no adjustments, organic farming, and biodynamic practices. This is what makes up a natural
wine. Again, less than 1% of wine made worldwide
is actually naturally made. We’re talking about this permeation of additives and adjustments
and manipulations to wine are spread globally. I mean, they began in the West. They began
in here in America, but it’s really a global problem now. There’s a few hundred thousand
winemakers worldwide. Less than 500 actually make these natural wines. Dr. Pompa:
Yeah. It’s hard to believe. Todd:
It’s just crazy. Here we are trying to protect our health, trying to really be aware, and
listening to folks like you and other health influencers who are really doing amazing work
in educating people about how to live a healthier longer health span. I know you and I have
talked about this before. The goal is really health span. Not lifespan, right? We want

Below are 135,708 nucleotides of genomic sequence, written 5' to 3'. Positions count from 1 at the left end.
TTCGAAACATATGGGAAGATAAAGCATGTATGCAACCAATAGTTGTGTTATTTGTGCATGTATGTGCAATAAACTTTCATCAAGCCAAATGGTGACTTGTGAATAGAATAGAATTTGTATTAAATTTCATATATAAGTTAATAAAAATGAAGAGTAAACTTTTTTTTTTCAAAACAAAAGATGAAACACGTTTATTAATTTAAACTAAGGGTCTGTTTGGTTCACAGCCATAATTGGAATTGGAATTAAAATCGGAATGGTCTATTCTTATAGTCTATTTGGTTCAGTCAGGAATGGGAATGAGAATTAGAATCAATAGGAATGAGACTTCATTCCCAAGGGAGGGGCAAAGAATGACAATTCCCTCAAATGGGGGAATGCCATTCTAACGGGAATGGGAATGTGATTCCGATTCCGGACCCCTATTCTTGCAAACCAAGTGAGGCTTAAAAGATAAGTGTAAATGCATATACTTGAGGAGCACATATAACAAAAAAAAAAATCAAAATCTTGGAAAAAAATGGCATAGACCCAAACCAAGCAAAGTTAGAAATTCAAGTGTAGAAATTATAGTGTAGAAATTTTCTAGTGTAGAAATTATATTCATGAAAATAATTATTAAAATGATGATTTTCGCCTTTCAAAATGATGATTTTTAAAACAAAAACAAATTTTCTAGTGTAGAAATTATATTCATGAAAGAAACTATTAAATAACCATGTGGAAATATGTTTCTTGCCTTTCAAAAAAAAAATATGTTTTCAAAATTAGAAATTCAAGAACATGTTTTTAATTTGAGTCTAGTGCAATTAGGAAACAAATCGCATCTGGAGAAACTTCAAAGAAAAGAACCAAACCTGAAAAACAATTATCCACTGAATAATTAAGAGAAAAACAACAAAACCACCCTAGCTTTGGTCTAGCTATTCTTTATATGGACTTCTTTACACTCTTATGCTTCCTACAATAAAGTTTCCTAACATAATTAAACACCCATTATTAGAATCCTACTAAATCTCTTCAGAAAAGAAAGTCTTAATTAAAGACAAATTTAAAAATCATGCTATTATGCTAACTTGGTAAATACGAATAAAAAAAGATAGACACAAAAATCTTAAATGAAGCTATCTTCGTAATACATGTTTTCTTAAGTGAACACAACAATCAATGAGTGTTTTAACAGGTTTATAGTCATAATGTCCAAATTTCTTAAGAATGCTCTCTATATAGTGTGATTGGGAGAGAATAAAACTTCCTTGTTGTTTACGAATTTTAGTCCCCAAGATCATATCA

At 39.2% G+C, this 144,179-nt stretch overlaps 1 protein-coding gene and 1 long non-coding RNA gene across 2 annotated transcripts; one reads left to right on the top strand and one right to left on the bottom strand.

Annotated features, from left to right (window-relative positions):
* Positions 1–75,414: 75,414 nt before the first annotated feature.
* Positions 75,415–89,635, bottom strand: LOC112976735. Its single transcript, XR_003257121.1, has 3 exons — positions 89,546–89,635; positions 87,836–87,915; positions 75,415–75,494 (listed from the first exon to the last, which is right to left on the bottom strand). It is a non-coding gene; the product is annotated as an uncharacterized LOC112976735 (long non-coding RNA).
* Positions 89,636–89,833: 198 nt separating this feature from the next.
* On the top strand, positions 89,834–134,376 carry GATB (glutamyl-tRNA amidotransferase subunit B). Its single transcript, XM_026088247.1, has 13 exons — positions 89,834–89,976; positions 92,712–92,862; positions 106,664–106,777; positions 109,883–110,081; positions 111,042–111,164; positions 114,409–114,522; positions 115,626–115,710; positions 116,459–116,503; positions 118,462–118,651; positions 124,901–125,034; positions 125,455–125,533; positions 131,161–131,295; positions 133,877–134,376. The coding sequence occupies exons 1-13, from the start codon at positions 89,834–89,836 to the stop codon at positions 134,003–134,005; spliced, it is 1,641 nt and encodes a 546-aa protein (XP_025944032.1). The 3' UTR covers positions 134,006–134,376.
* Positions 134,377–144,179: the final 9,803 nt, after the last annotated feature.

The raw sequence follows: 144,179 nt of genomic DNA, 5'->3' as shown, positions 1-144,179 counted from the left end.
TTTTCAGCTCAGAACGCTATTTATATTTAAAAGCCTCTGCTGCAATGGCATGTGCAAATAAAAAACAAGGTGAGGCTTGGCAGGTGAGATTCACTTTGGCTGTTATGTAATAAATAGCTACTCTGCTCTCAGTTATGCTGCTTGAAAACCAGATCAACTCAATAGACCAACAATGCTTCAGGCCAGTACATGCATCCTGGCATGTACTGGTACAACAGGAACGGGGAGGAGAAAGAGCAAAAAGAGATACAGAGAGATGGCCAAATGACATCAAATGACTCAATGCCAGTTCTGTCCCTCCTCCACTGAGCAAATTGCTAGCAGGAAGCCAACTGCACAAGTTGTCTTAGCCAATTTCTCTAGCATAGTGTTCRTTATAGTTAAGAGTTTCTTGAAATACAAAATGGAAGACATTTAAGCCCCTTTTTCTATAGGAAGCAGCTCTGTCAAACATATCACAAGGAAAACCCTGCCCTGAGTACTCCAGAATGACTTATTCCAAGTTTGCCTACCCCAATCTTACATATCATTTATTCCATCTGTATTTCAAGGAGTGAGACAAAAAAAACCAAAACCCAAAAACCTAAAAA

to be healthier longer, right? Dr. Pompa:
Yeah. Todd:
Your listeners and my followers and the folks that we associate with and live with are super
concerned about what they eat and drink. We try to eat whole and fresh, and clean and
organic, but then nobody’s really telling us about what we’re drinking. Most of your
audience enjoys imbibing in alcohol, as do I. I want to take the same approach toward
wine or alcohol consumption that I take toward everything that I think about consuming. Dr. Pompa:
Two things, there was just a study going around talking about how one or two glasses of wine
is actually good for our microbiome. However, you add 76 additives and other chemicals.